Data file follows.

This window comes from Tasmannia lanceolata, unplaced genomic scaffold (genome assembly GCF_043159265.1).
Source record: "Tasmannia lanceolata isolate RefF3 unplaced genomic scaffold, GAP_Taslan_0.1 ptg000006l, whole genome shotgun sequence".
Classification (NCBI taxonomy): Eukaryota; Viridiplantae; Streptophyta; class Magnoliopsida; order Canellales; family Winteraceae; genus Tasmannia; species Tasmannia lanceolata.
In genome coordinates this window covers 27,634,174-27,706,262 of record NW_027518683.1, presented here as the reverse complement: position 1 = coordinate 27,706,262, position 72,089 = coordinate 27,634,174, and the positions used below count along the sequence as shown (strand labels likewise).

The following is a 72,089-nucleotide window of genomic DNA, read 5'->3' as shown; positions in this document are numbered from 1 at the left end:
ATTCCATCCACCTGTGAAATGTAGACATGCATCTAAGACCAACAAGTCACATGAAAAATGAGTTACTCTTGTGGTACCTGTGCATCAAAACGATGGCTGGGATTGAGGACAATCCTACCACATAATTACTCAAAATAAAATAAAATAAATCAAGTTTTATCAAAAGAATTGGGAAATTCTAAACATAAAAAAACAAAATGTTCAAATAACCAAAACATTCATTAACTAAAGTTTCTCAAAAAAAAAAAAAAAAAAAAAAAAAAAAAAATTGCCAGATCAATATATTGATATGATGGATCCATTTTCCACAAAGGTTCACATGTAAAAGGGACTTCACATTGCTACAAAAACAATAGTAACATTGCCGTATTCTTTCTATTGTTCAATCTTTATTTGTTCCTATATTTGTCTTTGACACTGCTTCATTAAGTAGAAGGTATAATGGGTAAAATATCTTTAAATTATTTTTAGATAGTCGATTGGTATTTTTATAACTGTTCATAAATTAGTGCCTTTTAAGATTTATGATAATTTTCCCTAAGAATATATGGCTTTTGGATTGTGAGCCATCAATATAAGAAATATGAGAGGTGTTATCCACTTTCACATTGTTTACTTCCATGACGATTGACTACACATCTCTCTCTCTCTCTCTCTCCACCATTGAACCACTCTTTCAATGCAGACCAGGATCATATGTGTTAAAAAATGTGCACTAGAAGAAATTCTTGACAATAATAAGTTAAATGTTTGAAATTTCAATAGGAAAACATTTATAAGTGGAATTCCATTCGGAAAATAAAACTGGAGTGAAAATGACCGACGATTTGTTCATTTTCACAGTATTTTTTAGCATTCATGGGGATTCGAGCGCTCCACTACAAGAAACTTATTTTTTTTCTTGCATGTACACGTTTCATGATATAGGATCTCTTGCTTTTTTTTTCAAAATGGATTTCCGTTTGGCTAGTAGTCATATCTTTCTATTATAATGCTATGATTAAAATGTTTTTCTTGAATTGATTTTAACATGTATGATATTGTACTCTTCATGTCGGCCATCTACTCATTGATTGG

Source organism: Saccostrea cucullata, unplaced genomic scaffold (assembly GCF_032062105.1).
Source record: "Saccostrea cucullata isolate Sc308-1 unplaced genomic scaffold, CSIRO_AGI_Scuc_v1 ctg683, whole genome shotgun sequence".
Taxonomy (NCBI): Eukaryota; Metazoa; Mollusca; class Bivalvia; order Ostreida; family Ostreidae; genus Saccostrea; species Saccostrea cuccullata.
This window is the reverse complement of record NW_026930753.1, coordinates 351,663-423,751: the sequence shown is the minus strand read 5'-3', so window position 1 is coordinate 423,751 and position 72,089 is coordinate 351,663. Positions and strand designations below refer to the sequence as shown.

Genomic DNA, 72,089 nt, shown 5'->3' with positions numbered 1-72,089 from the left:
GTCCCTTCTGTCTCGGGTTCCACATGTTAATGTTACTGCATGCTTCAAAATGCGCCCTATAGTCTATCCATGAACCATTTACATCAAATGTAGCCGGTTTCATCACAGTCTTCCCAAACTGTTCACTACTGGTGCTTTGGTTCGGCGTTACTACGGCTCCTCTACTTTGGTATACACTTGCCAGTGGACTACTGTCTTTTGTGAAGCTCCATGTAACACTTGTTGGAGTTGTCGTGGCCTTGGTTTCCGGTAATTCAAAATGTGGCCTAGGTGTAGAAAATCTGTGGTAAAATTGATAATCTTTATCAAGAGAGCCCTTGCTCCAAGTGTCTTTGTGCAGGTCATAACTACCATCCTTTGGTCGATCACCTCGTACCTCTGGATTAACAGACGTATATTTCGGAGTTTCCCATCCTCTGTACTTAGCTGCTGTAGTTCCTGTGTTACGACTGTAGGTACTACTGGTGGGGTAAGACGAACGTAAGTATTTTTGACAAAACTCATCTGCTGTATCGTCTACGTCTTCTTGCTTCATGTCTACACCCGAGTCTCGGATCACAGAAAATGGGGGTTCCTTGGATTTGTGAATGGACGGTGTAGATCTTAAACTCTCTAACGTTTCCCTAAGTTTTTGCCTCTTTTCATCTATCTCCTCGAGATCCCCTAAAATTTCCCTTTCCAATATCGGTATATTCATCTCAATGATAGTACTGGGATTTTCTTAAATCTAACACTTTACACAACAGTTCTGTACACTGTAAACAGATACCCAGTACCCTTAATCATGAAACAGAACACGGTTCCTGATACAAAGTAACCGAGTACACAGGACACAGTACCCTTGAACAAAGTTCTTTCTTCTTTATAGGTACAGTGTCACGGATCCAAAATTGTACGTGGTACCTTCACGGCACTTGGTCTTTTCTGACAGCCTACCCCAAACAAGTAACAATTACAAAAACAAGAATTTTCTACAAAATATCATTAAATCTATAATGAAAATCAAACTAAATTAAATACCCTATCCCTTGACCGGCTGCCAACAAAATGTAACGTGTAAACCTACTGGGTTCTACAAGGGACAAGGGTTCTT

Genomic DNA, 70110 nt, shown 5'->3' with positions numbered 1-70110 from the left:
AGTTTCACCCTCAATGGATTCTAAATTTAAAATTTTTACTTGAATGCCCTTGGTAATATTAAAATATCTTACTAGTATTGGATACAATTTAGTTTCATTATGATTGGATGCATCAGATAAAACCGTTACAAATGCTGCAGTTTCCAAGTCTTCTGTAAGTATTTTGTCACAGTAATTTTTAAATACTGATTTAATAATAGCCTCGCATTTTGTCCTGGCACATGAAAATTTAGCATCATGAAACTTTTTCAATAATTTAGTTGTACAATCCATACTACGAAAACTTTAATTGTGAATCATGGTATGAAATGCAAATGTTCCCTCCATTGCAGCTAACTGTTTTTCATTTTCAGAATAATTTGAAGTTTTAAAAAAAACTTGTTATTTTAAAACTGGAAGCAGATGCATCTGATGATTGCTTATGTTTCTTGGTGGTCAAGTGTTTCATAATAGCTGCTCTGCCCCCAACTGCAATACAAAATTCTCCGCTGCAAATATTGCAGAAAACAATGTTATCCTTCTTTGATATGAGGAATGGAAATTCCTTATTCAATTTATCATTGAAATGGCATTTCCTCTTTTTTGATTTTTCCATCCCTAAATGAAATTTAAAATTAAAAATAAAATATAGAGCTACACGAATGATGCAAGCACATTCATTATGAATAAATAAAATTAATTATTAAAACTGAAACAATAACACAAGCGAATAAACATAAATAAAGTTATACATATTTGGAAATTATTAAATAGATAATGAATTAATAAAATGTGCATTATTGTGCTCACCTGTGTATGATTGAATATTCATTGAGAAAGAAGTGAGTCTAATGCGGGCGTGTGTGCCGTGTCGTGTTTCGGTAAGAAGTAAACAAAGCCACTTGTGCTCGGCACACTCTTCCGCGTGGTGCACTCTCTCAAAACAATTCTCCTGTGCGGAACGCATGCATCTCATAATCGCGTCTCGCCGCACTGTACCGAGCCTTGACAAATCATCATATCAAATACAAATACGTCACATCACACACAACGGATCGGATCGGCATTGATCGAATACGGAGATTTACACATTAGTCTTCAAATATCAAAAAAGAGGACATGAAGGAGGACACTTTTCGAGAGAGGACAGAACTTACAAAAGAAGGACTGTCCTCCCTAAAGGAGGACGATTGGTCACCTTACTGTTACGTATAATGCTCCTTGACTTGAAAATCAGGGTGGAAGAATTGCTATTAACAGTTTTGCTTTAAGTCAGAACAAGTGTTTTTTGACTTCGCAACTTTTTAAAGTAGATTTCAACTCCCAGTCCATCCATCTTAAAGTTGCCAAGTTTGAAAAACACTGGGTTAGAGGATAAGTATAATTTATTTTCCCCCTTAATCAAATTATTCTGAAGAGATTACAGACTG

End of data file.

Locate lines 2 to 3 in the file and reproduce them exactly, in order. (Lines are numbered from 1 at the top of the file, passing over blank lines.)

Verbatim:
Source record: "Tasmannia lanceolata isolate RefF3 unplaced genomic scaffold, GAP_Taslan_0.1 ptg000006l, whole genome shotgun sequence".
Classification (NCBI taxonomy): Eukaryota; Viridiplantae; Streptophyta; class Magnoliopsida; order Canellales; family Winteraceae; genus Tasmannia; species Tasmannia lanceolata.